Does Valerian Root Calm You Down?
Valerian has been used for centuries to treat insomnia and anxiety. The roots of this flowering plant are believed to contain the medicinal agents that provide a peaceful effect. While clinical studies have not proven the benefits of valerian, studies do show that you may be able to sleep easier and go to sleep faster, as well as feel less anxious, by taking valerian.
Valerian, also commonly known as garden heliotrope, can be found in Europe, Asia, and North America, and is generally considered safe by the U.S. FDA. Its scientific name is Valeriana officinalis, and valerian has been used as far back as the second century A.D. for insomnia, anxiety and nervous restlessness, according to the University of Maryland. Related species have been used in traditional Chinese and Indian Ayurvedic medicine, according to MedlinePlus.
You may find relief by using valerian for insomnia and other sleep disorders, anxiety, depression, irregular heartbeat, muscle spasms, trembling and headaches. Research has shown that valerian extracts may inhibit the breakdown of GABA. “GABA is an inhibitory neurotransmitter, so increasing its availability will generally decrease the activity of the nervous system, causing a calming effect,” states Memorial Sloan-Kettering.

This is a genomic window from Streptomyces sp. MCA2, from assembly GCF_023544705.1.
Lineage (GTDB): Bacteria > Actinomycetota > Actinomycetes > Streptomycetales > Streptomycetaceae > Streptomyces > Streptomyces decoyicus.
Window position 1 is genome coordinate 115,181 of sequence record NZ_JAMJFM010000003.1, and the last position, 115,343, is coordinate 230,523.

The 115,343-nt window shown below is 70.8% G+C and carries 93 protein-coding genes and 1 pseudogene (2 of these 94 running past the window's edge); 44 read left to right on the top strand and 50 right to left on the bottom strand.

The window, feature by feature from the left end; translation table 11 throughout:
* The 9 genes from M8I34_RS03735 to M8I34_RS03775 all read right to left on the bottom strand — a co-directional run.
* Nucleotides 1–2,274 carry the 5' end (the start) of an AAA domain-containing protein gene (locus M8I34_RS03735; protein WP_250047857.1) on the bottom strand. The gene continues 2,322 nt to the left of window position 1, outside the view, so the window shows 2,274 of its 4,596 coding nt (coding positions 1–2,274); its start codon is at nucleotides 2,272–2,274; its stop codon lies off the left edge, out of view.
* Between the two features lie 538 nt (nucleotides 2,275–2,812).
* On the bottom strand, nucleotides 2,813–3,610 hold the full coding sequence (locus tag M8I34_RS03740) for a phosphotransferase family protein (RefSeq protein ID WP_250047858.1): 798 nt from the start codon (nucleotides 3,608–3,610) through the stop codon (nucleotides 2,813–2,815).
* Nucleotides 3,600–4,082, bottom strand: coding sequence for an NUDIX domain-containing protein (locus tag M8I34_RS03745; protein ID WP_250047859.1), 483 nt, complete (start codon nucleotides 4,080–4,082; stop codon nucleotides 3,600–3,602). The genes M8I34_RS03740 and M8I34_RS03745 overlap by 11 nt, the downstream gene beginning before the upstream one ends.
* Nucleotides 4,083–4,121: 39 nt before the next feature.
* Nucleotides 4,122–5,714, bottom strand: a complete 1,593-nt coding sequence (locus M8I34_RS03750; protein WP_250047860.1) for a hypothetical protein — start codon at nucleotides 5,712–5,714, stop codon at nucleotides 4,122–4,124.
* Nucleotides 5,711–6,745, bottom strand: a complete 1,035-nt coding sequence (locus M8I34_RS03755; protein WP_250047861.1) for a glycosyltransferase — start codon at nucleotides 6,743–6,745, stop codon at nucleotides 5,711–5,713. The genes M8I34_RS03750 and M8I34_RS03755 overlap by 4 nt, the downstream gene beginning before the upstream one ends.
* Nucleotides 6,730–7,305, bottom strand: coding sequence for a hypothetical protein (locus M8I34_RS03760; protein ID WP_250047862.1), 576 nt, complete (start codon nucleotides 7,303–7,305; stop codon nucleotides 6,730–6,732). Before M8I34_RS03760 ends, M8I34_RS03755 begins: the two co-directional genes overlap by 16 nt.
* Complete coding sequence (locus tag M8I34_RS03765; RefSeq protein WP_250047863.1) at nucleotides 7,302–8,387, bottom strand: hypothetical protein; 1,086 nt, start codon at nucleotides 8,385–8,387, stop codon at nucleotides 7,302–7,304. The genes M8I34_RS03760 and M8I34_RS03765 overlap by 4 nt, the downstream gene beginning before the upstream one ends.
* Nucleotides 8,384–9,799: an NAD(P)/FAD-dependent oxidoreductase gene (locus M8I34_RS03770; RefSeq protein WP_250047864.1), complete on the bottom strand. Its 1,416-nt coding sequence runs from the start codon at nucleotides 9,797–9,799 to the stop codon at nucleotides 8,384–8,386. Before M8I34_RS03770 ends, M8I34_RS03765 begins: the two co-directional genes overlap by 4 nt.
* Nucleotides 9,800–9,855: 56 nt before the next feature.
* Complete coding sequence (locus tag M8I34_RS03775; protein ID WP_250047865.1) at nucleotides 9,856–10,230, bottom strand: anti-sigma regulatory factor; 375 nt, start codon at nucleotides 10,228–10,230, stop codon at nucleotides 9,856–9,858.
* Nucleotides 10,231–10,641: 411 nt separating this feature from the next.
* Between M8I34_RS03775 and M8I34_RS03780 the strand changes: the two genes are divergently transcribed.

The correct valerian dosage for maximizing sleep benefits has not been determined. University of Maryland recommends that valerian be taken for 2 to 6 weeks after you start seeing results for insomnia, and 250-600mg of dried powdered extract should be “taken an hour or two before bedtime, or up to three times in the course of the day, with the last dose near bedtime.” Two hundrew mg of valerian can also be taken to treat anxiety three to four times a day. Other methods of using valerian include as a tea, tincture or fluid extract.
Valerian is used “to decorate gardens but grows wild in damp grasslands,” points out University of Maryland. Valerian is a perennial bush that grows about 4 feet tall. “Straight, hollow stems are topped by umbrella-like heads. Its dark green leaves are pointed at the tip and hairy underneath. Small, sweet-smelling white, light purple or pink flowers bloom in June. The root is light grayish brown and has little odor when fresh,” further describes the University of Maryland.
“Valerian can cause mild side effects, such as headaches, dizziness, upset stomach, and tiredness the morning after its use,” states NCCAM. Stop taking valerian one week before surgery to avoid interference with general anesthesia.
In sum, more research needs to be done in order to determine the ultimate effectiveness of valerian on anxiety. Before starting this or any herbal supplement, especially if you are already on other medications, talk to your doctor.